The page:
Building a Better Subway

Subway CEO John Chidsey has begun a multi-year journey to transform the world’s largest restaurant chain around the globe.

While Chidsey, former Burger King chairman, has been comfortable on the sidelines in recent years, the statistic that almost 90 percent of Americans live within a 10-minute drive of a Subway has reawakened his attention.

Like Burger King, labelled by some a floundering chain before Chidsey took over in 2006 and engineered a turnaround, Subway was trudging in neutral. The 56-year-old company, private its entire life, didn’t operate with any real sense of urgency, according to Chidsey.

Just weeks after Subway’s 50th anniversary in September 2015, co-founder Fred DeLuca, who started the brand when he was 17 in 1965, passed away. DeLuca, 67, battled leukaemia since 2013. Chidsey noted that Subway lost its way a bit. Perhaps not stuck in a malaise, exactly, but it lacked direction. Subway needed to figure out who it wanted to be in its next act.

Callouts from the brand’s analytics and insights teams sketched a clear roadmap. Subway needed to widen its lens and compete not just against other fast-food giants with scale—the McDonald’s, Wendy’s, and Burger Kings of the world—but also against emerging sandwich brands.

CEO John Chidsey

Subway’s consumer data was “overwhelming,” Chidsey said and pointed to what needed to change. More craveable options. More innovation. A quality-forward ethos that centres on the core.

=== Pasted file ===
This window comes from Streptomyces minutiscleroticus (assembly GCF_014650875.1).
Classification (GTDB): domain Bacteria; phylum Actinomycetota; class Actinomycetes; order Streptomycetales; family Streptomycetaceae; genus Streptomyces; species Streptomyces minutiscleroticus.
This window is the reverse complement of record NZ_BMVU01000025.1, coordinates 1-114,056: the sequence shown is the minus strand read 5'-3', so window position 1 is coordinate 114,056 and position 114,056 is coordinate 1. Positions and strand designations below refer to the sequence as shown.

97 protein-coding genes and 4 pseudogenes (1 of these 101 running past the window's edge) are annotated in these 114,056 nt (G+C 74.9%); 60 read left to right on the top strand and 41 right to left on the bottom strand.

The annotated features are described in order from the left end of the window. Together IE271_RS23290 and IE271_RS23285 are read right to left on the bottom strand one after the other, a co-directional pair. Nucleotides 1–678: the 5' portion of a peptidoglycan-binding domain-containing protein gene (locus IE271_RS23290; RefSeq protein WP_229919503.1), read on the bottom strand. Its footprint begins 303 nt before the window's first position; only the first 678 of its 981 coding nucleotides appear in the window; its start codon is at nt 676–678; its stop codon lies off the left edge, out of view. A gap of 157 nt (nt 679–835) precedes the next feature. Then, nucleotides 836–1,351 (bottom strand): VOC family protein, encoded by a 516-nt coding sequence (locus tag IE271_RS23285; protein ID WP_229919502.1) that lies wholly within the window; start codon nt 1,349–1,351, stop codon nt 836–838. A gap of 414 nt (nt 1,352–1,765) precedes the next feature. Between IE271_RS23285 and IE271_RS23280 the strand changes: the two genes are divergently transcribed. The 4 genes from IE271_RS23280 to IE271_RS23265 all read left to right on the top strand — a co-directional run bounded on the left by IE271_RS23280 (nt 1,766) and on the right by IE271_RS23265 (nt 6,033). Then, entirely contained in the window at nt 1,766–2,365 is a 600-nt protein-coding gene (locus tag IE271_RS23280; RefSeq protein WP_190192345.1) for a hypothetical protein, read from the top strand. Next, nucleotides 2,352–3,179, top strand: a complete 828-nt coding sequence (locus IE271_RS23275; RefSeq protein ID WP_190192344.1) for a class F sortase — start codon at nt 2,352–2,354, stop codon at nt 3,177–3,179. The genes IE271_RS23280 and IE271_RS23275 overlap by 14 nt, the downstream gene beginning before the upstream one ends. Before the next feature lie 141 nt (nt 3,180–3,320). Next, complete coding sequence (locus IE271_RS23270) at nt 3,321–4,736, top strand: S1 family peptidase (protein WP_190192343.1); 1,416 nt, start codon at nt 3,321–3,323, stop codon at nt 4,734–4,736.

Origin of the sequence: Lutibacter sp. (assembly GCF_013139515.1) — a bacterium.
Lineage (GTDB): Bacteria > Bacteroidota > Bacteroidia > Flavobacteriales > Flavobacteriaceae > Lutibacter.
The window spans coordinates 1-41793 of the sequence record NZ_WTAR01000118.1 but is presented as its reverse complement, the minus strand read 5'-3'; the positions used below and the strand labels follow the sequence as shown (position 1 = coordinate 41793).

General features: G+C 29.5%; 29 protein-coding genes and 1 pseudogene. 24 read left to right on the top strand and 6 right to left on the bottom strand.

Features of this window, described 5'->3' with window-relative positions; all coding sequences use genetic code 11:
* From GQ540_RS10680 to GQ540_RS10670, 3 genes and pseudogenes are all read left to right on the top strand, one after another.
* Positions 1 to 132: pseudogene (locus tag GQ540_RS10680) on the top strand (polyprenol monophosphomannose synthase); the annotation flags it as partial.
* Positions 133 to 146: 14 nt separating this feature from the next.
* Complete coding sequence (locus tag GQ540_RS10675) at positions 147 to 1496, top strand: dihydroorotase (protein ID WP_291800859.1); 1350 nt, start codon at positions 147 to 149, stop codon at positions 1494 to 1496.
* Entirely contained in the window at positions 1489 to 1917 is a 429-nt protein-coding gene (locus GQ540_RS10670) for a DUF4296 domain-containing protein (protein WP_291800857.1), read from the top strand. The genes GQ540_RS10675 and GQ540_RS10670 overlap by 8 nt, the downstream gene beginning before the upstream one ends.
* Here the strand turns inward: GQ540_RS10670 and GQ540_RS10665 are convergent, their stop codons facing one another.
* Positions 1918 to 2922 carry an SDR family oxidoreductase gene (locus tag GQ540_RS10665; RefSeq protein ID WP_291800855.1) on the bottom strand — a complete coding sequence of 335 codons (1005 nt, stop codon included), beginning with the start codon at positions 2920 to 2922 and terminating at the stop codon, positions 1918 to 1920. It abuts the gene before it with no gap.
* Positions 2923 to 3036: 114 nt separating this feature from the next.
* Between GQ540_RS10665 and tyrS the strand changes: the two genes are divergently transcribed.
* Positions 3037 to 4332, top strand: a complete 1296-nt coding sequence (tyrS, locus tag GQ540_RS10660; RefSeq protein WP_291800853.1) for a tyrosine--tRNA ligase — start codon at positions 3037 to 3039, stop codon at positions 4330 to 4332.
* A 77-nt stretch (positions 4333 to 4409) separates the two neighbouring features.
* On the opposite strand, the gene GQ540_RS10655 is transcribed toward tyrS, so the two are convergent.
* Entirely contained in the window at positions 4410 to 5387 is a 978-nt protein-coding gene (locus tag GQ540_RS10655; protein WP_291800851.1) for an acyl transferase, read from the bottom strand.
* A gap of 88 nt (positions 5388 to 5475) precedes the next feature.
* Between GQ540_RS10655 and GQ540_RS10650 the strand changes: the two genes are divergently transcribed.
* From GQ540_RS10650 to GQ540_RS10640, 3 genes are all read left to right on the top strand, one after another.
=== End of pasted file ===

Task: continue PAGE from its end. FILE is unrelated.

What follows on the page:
The company rolled more than 20 significant menu updates across its U.S. system—what it calls the “Eat Fresh Refresh.” Based on records they could find this was the most extensive overhaul in brand history.

Unlike some past efforts, though, Subway built everything from the core out. It introduced 11 new and improved ingredients, six all-new or returning sandwiches, and four revamped signature options. A highlight being two new fresh-baked breads, Artisan Italian and Hearty Multigrain.

Beginning July 13, guests noticed fresh sauces, breads, and proteins. Among them: new deli-thin sliced ham and turkey, hickory-smoked bacon, smashed avocado, BelGioioso Fresh Mozzarella, and a tangy MVP Parmesan Vinaigrette. Additionally, Subway debuted chef-recommended sandwiches such as the Turkey Cali Fresh, Steak Cali Fresh, and All-American Club.

Subway quadrupled digital sales in 2020. A lot of that came from in-app improvements and attention to friction points. Subway rebuilt third-party delivery relationships. To the overall refresh, it worked on direct delivery where the aggregator takes care of the last mile.

This was essential, Chidsey said, to compete with McDonald’s, Wendy’s, Burger King, et al during the COVID clampdown. Subway only boasts about 1,000 drive-thrus out of its 20,000-plus venues.

Subway dove deep, including food photography, which improved exponentially. Advertising is crisper.

“When I looked at the reels, it’s been quite a while since I think they were in the cultural zeitgeist and relevant,” commented Chidsey. “I can’t point to any one thing and go that’s it. But I think it was a lot of singles that added up to a lot of things.”

Here in New Zealand, Subway has been using unique marketing to keep Kiwis engaged, including floating a giant sub on lake Whakatipu. Recent campaigns have included bold billboards showcasing a larger-than-life view of the food, without a logo or brand name in sight.

“Judging by the response from locals so far, the iconic Footlong sub is well-known, well-loved and easily identifiable,” said Subway Head of Marketing, Rodica Titeica.

“Very few brands can showcase their products without context, and still manage to have fans recognising it, tagging their social media handles and wanting to know more.”